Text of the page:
The lead author on this breakthrough article, covered by NBC and the New York Times to name a few, is a senior in college at Washington St. Louis! Below is the abstact. The complete study is available for free by clicking the link below.
[JAMA Internal Medicine- Online First]By Jaime A. Rosenthal; Xin Lu, MS; Peter Cram, MD, MBA
Importance: Many proposals for health care reform incentivize patients to play a more active role in selecting health care providers on the basis of
quality and price. While data on quality are increasingly available, availability of pricing data is uncertain.
Objective: To examine whether we could obtain pricing data for a common elective surgical procedure, total hip arthroplasty (THA).
Design: We randomly selected 2 hospitals from each state (plus Washington, DC) that perform THA, as well as the 20 top-ranked orthopedic hospitals according to US News and World Report rankings. We contacted each hospital by telephone between May 2011 and July 2012. Using a standardized script, we requested from each hospital the lowest complete “bundled price” (hospital plus physician fees) for an elective THA that was required by one of the author’s 62-year-old grandmother. In our scenario, the grandmother did not have insurance but had the means to pay out of pocket. We explained that we were seeking the lowest complete price for the procedure. When we encountered hospitals that could provide the hospital fee only, we contacted a random hospital affiliated orthopedic surgery practice to obtain the physician fee. Each hospital was contacted up to 5 times in efforts to obtain pricing information.
Setting/Participants: All top-ranked and a sample of non–top-ranked US hospitals performing THA. Main Outcome Measures Percentage of hospitals able to provide a complete price estimate for THA (physician and hospital fee) for top-ranked
and non–top-ranked hospitals and range of prices quoted by each group.
Results: Nine top-ranked hospitals (45%) and 10 non–top-ranked hospitals (10%) were able to provide a complete bundled price (P < .001). We were able to obtain a complete price estimate from an additional 3 top-ranked hospitals (15%) and 54 non–top-ranked hospitals (53%) (P = .002) by contacting the hospital and physician separately. The range of complete prices was wide for both top-ranked ($12 500-$105 000) and non–top- ranked hospitals ($11 100-$125 798).
Conclusions and Relevance: We found it difficult to obtain price information for THA and observed wide variation in the prices that were quoted. Many health care providers cannot provide reasonable price estimates. Patients seeking elective THA may find considerable price savings through comparison shopping.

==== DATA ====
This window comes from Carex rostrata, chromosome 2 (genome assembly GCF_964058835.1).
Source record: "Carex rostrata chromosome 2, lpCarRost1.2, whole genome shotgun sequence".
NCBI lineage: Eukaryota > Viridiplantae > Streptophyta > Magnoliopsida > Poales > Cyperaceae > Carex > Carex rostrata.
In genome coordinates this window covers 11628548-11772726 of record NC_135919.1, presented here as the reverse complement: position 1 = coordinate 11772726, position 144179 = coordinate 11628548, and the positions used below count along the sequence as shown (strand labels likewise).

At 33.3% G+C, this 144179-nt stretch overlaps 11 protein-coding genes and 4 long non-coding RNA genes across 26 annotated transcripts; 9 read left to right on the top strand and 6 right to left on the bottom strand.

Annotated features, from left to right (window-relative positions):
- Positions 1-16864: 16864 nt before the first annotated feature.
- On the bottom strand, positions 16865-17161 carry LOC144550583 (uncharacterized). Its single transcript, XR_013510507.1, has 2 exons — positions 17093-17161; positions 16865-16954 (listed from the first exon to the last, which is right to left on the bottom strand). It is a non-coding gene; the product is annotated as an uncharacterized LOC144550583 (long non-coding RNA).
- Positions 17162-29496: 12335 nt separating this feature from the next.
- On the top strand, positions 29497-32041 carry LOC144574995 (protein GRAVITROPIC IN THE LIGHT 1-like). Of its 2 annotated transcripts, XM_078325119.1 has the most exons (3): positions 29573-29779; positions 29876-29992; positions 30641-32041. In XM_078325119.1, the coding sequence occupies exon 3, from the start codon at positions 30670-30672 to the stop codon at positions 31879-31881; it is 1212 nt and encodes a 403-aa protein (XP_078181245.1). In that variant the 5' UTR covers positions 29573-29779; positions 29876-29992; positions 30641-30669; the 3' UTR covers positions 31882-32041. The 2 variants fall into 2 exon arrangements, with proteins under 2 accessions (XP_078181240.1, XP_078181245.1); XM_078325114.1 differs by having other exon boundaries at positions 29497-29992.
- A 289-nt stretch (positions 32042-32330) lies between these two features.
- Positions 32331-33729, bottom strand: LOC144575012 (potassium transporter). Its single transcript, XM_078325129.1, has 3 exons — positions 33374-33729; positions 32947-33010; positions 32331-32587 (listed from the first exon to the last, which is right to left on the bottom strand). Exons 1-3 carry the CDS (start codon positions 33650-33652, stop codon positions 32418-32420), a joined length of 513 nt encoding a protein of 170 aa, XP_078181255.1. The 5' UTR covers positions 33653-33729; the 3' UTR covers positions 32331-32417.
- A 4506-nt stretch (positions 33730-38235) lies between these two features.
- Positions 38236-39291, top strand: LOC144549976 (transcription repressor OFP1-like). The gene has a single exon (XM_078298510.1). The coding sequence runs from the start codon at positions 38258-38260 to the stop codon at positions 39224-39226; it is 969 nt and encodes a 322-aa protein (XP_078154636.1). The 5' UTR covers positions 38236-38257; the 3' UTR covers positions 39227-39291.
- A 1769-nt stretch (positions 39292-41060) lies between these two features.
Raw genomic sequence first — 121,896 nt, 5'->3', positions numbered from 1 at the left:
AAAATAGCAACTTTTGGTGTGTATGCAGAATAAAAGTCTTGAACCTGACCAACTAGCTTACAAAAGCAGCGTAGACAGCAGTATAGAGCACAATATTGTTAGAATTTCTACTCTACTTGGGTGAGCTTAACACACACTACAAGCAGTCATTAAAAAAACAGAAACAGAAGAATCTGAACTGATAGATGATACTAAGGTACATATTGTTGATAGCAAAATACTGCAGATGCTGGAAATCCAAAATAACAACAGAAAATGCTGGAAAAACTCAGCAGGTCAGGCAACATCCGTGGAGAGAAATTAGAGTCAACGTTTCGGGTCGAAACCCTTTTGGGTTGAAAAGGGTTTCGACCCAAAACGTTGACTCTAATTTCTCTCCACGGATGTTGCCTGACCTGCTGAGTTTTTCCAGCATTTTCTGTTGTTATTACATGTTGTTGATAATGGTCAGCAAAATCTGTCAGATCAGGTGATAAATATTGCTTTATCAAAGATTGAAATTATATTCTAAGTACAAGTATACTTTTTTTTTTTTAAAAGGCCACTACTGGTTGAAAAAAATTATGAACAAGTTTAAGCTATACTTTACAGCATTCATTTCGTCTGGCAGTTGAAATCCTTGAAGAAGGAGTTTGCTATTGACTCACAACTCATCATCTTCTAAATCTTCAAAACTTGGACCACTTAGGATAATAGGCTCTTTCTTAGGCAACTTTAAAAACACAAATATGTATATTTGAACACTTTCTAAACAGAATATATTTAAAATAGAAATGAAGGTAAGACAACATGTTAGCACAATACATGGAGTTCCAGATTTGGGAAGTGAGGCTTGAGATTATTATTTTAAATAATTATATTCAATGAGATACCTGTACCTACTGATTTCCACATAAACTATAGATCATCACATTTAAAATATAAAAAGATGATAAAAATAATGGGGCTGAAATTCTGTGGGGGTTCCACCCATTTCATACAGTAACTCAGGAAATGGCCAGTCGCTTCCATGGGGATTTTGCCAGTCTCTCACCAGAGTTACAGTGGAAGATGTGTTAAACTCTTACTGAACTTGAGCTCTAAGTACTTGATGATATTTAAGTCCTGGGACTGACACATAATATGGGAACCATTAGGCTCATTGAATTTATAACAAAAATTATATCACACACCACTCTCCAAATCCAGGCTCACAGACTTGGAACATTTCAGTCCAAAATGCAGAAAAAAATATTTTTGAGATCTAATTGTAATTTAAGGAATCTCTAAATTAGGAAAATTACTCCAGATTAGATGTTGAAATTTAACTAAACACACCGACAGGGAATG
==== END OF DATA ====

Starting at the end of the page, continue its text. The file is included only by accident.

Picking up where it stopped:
As US health care spending has continued to grow at what is widely viewed as an unsustainable rate, policy makers and researchers have proposed numerous interventions.1- 2 While potential solutions vary widely, nearly all will include incentives for patients to play a more active role in selecting hospitals and physicians on the basis of quality and price.3- 5
Data on hospital quality—and to a lesser degree physician quality—are widely available from several public and private sector sources. Such information sources include Medicare’s HospitalCompare.gov website (http://www.medicare.gov/hospitalcompare), New York State’s myHealthFinder.com (http://www.myhealthfinder.com), Health Grades (http://www.healthgrades.com), and the widely used US News and World
Report hospital rankings.6- 10
Data on hospital and physician pricing remain much more difficult to obtain. While pricing transparency initiatives such as CastLight Health (http://www.castlighthealth.com) have garnered widespread media attention,11 there is very little peer-reviewed research addressing the availability of price data for medical services.12- 13 It is unclear how feasible it may be for patients to obtain pricing data for common medical services and how price estimates might vary by health care provider.
Thus, our primary objective was to examine whether it was possible to obtain pricing data for a common elective surgical procedure, total hip arthroplasty (THA), from a sample of US hospitals. Our secondary objective was to examine whether the availability of pricing data might differ among top-ranked orthopedic hospitals compared with non–top-ranked hospitals.